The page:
I began this blog to share my struggle and to help other teachers see that they are not alone.  In her keynote today, Julie spoke about how many of us look online, see the amazing things that other re doing and feel that we can't live up to those examples.

She was making the point that we are all amazing just by doing what we do.  She even gave out stickers to everyone (Oprah-style) that read "You are not an imposter. You are enough."

For me, I think the converse of her message is also true. Even those people online who are sharing amazing things and appear to be amazing teachers have days that are terrible.  When we only share the good, it can be scary to those of us who (frequently) have bad days.

There are lots of things that I don't do well, such as dance, plan lessons, eat healthy food, contact parents as much as I should, organize my desk, speak at a reasonable volume, dress myself, or finish a sentence without rambling incoherently about how much I like Doctor Who and Dungeons & Dragons and how I'd love if someone would make an RPG for Doctor Who and yes, I know there is one but it isn't very good and what was I talking about?

One of the things that I think I do fairly well is reflect on my teaching practice.

I plan to keep this blog again this year.  This profession is too important, and too hard, to do alone. We are in this together and I will share what I can.


Wednesday, March 21, 2018

Mr. Aion: Student/Teacher

During my first semester as an undergraduate mathematics education major, I was told by one of my professors that I should change my major.  After meeting 18-year old me for a total of 7 times, she determined that I wouldn't be a good teacher.  While I can't necessarily say that she was wrong at the time, thinking back, I'm amazed that someone so ensconced in education would be willing to give up on a student.  She dismissed me from the start, rather than helping me to see what I needed to.

While I did change my major, I didn't give up on being a teacher. After graduating, I moved to New Jersey and entered an Alternate Route Certification program where I was hired as a full time teacher and enrolled in education courses at night.

As a direct result of this process, I didn't student teach until I moved back to Pennsylvania and enrolled in a Master's of Education program.  I butted heads with several of the professors in the education department over things that I saw as the short-comings of "education" education, many of which I have laid out previously.

I believe that as a result of these differences in personality, I was placed in a student teaching assignment that was meant to be a punishment.  While many of my classmates were placed in affluent districts, I, as well as some of my more vocal associates in the program, were placed in districts deemed "failing" by the state.

This turned out to be a blessing for me, as I thrived in this environment.  My cooperating teacher was a thorn in the side of his administration, but an excellent teacher.  He and I were of a similar temperament and teaching style, and we hit it off right away.

Since I had already taught my own classes for a few years, he handed over his schedule to me right away and we were off to the races.  The experience of teaching in someone else's class was amazing and, for the first time, I realized what I had missed by not doing student teaching the first time around.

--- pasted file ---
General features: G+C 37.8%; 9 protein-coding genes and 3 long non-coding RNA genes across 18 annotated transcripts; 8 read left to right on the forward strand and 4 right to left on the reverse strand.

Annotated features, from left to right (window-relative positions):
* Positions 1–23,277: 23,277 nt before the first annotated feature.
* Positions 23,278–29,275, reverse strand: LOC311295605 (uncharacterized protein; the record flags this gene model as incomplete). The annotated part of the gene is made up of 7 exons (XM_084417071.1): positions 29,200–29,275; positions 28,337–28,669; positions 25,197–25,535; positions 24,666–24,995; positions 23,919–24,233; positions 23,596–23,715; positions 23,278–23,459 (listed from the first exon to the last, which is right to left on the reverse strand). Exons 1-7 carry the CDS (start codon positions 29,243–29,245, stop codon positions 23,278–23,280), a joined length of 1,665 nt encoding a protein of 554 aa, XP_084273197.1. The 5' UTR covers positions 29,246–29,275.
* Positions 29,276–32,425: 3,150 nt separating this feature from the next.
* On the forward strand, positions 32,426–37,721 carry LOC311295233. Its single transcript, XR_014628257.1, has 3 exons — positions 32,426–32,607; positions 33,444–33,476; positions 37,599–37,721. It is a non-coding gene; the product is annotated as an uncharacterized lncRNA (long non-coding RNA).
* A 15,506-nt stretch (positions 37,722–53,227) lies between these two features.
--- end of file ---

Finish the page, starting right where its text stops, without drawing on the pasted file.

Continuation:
Having another, more experienced teacher in the room who knew the kids and the system was excellent.  He never interfered with my lessons or class management, but we had several conversations of reflection afterwards, the function of which was replaced by this blog for many years.

It may not have been at that point that I realized I wanted to be a mentor teacher, but it was very soon afterwards.  In my previous district, I never had that opportunity, but now I do.

Last Monday, my very first student teacher showed up.  She is eager, energetic and ready to go!  She comes to my class so late in the semester because she spent the first half in an elementary placement.  My 7th and 8th graders are the oldest students that she has taught and, while she admitted she was nervous, she has taken to it admirably.

But this post isn't about her.

It's about me.

Because everything is about me.

Last week, she was observing me teach, learning the kids' names, interacting with them, writing lessons and getting ready to take over.  We had several conversations about what role she wanted me to play as her co-operating teacher; silent observer, class participant, co-teacher, etc.  I want this experience to be as valuable for her as possible, and that means giving her what she's looking for, rather than just checking the boxes handed out by her program.  Her previous co-op was more reluctant to hand over the classes, being worried about upcoming standardized tests.

I have no such concerns.

On Monday, I handed over my Math 7 class, giving her free reign over 25 7th graders at the end of the school day, all of which come to us from gym class.

I took my seat in the back of the room and immediately realized my error.

Folks, being a cooperating teacher is HARD.

Teaching is a strange profession for many reasons, but one of them is that we come to see our classroom as our domain.  This room is my space.  When I am in it, I expect certain things to happen and things to go a certain way.  When they don't, I usually know why.

When you observe another teacher, you are forced to notice things that you wouldn't normally notice.  You go into their kingdom, taking stock of similarities and differences. You note how they interact with students in a different environment.

Being an observer in your OWN kingdom is WAY strange.

I had decided I wasn't going to do any discipline or interacting with the students.  I was going to let her teach and interact the way she wanted to and let the chips fall where they may.  I sat in the back, blank expression, watching a lesson happen in my classroom, biting my tongue.  As my mouth slowly filled up with blood from biting my tongue, I wrote notes for her based on what I saw, and what I didn't see.